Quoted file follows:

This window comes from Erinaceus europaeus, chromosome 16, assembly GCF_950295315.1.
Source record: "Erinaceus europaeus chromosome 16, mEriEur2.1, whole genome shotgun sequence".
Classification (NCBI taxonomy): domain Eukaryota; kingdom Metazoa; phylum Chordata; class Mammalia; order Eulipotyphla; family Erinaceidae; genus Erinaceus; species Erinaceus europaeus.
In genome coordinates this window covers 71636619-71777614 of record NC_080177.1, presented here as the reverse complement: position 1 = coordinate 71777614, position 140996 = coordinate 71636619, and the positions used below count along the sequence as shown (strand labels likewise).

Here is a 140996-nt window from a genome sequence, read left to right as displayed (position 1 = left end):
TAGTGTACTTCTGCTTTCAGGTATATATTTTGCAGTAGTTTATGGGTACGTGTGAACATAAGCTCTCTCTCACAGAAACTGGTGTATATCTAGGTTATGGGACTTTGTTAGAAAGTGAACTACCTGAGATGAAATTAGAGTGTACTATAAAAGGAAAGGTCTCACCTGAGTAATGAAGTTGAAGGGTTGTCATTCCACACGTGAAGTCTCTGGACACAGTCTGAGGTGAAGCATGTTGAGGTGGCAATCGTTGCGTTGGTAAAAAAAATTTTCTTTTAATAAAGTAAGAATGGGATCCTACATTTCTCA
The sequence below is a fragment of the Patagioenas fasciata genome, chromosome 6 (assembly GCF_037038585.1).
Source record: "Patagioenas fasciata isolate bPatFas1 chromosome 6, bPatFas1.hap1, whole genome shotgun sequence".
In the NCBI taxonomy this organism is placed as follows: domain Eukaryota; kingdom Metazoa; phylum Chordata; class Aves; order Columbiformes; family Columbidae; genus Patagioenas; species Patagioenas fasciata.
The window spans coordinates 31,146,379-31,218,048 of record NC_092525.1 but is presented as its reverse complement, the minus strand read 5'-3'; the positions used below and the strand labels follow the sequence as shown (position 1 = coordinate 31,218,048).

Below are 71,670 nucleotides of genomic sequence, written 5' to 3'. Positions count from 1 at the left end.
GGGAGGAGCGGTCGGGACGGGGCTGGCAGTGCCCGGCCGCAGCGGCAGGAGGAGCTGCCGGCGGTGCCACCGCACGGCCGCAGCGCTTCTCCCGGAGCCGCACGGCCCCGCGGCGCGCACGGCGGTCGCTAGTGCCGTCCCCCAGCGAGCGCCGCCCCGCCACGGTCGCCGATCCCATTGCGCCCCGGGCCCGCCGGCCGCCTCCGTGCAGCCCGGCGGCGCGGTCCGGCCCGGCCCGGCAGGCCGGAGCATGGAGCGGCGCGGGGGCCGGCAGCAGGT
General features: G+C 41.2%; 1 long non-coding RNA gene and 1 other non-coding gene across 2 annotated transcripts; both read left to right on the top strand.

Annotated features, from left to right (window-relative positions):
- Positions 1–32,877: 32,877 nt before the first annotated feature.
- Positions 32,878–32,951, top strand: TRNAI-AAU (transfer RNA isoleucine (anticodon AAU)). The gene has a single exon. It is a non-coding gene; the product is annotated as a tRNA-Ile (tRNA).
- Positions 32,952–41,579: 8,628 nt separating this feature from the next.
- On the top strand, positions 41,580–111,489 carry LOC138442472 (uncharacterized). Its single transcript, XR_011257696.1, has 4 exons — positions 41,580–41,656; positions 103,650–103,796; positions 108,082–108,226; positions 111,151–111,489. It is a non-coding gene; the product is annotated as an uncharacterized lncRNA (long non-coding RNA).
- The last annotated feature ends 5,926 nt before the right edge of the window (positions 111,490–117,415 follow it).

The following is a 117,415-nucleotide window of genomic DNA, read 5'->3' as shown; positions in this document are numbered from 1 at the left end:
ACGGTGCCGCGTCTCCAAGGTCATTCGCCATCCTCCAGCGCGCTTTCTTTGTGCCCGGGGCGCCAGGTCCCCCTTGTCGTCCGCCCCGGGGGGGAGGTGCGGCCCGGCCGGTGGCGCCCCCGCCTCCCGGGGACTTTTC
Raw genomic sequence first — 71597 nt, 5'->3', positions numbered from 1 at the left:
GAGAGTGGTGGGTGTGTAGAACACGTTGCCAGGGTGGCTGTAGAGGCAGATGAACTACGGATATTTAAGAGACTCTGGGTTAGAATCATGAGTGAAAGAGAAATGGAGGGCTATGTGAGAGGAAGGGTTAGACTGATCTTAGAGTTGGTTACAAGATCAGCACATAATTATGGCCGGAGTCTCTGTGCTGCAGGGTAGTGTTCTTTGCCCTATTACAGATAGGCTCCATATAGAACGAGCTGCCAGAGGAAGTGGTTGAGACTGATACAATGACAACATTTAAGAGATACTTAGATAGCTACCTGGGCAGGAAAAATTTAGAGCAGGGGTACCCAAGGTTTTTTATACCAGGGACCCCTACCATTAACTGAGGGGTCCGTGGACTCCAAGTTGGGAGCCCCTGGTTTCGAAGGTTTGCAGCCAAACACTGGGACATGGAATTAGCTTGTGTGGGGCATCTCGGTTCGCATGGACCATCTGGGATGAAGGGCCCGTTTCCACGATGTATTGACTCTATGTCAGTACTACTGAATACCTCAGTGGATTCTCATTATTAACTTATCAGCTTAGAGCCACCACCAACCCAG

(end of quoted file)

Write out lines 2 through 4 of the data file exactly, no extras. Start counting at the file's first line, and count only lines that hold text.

Source record: "Erinaceus europaeus chromosome 16, mEriEur2.1, whole genome shotgun sequence".
Classification (NCBI taxonomy): domain Eukaryota; kingdom Metazoa; phylum Chordata; class Mammalia; order Eulipotyphla; family Erinaceidae; genus Erinaceus; species Erinaceus europaeus.
In genome coordinates this window covers 71636619-71777614 of record NC_080177.1, presented here as the reverse complement: position 1 = coordinate 71777614, position 140996 = coordinate 71636619, and the positions used below count along the sequence as shown (strand labels likewise).